Julie Burchill: Never mind the Lennox

 

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I loathe London and visit it as little as I can. But on the the other hand, I find it hard to resist the sight of a self-deceiving tool making a spectacle of themselves. So I really do mean to make a special effort to visit the forthcoming V&A exhibition, "The House of Annie Lennox", which runs from next month until the end of February and to which admission is absolutely free. In such cash-strapped times, I foresee many a middle-class Mumsnetter using this outing in lieu of the traditional panto. It will certainly provide the usual prompts for audience debate and participation: "Annie Lennox is a hypocritical cow to criticise Rihanna for prancing around in her scanties when she regularly used to take her top off onstage back in the day!" "O no, she's not!" – "O yes, she is!" – and so on.

"This exciting one-room display explores the image and creative vision of Annie Lennox, whose music and personal style is internationally renowned. On display are costumes and accessories worn by Lennox, photographs, personal treasures and awards, ephemera from the political campaigns she has championed, recorded interviews, and music videos", apparently.

Not even Bono and Sting – the other two precious, pretentious points in this eternal pop triangle of preachiness – have sunk to these depths of self-regard, so far as I know. I was then going to say "But they've certainly equalled Lennox in hypocrisy" – but (with the example of the Rihanna pot-kettle-black bitching) I wonder if we can ever really accuse pop stars of hypocrisy? But maybe when Bono bangs on about foreign aid while practising tax avoidance, or Sting yaps away about ecology while leaving a carbon footprint the size of Siberia as he flies between his numerous abodes, they're not completely culpable. When politicians and princes behave hypocritically, you can call them on it because they know what the score is. But pop stars are differently abled, to put it mildly; coddled and catered to for decades on end, they inhabit playpens of complete caprice, cooing and grasping at shiny, noisy political issues the way that cot-bound babies gurgle with excitement at activity boards.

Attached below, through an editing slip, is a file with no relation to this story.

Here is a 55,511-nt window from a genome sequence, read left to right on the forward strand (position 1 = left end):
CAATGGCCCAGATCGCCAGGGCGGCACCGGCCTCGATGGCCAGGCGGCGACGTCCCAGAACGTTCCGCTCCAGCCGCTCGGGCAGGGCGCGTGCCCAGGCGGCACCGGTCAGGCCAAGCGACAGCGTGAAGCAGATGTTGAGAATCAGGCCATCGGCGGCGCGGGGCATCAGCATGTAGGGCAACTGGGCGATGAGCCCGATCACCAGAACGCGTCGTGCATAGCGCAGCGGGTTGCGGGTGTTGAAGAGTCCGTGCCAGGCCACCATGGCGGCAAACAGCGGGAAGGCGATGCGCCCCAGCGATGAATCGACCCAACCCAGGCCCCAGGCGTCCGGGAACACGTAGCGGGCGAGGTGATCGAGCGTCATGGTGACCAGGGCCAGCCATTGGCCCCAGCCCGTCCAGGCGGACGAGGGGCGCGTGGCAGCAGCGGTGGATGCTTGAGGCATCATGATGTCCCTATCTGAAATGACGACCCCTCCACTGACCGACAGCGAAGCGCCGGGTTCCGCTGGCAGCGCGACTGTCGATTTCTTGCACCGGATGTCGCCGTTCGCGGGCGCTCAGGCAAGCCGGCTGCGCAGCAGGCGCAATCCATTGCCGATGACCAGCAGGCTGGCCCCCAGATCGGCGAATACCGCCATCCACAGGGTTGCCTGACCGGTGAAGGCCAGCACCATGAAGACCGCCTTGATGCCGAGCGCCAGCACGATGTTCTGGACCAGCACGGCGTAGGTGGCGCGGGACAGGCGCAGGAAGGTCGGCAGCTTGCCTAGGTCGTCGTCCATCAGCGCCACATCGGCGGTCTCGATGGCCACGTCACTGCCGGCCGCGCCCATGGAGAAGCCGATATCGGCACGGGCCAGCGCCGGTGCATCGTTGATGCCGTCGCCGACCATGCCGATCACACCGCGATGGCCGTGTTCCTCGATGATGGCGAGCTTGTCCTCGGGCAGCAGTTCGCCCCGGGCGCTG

Maybe the likes of Lennox, Bono and Sting aren't being hypocritical when they behave as they do, but rather confused? As in ordering the wrong-sized-Stonehenge, à la Spinal Tap, when David St Hubbins defends his band-mate Nigel Tufnel to their manager: "Nigel gave me a drawing that said 18 inches. Now, whether or not he knows the difference between feet and inches is not my problem. I do what I'm told" with the classic come-back "But you're not as confused as him are you. I mean, it's not your job to be as confused as Nigel."

Whatever the cause of their antics, I anticipate that this trio in particular will continue to delight us with their duplicity for years to come.

Don't waste your time waiting for 'The One'

The new film One Day is based around the idea that "The One" waits for us somewhere, and that one day we will find him/her, even if he/she's been standing in front of us for decades.

What a load of royal rollocks! When I hear some half-wit yapping on about The One, I think of what the late Peter Ustinov said about friends: "They are not necessarily the people you like best – they are merely the people who get there first."

The same goes for lovers, with bells on; in my experience, it's less about The One than The Queue. Over the years, you work your way through the line of people you're attracted to, finally ending up with the one you don't have the energy to leave. This may seem unromantic, but paradoxically its pragmatism has every chance of leading to the happy ending that romantics crave.

The romantic dilemma is that people who are idealistic about true love probably have less chance of attaining it than even the most merciless sexual sceptic. Forever analysing relationships and demanding that the wretched object of their affections talk endlessly about their feelings, such babbling boobies have a far better chance of ending up alone than solitary, self-sufficient bolters such as my bad self. One shudders to think how many more of this barmy army has been recruited by the – admittedly brilliant – book One Day, and now the film.

How we treat soldiers is the mark of true civilisation

No one is emerging well from L'Affaire DSK – the lying chambermaid, the creepy wife or the preposterous old lech himself. But a special mention must go to the French feminist and MP Anne Mansouret, who amazingly persuaded her daughter not to report DSK's alleged rape attempt on her, while frothing away that he "took me with the vulgarity of a soldier" three years earlier.

French soldiers do not get a good press, be they surrendering to Nazis or blowing up unarmed Greenpeace vessels. And now here they are being used as a byword for bad sex from the mouth of one of their own politicians, in a country where being a sack-artiste is all that really matters!

How different from the USA, where in addition to having the majestic G.I Bill to pay for your education, a US soldier stationed in Afghanistan can ask the most beautiful film star in the world to accompany him to the Marine Corps ball, and get a YES. I believe that the mark of a civilised country is how it treats its armed forces, and once more France looks sorely lacking in true civilisation – as opposed to overblown cultural window dressing – when compared to supposedly barbaric America.



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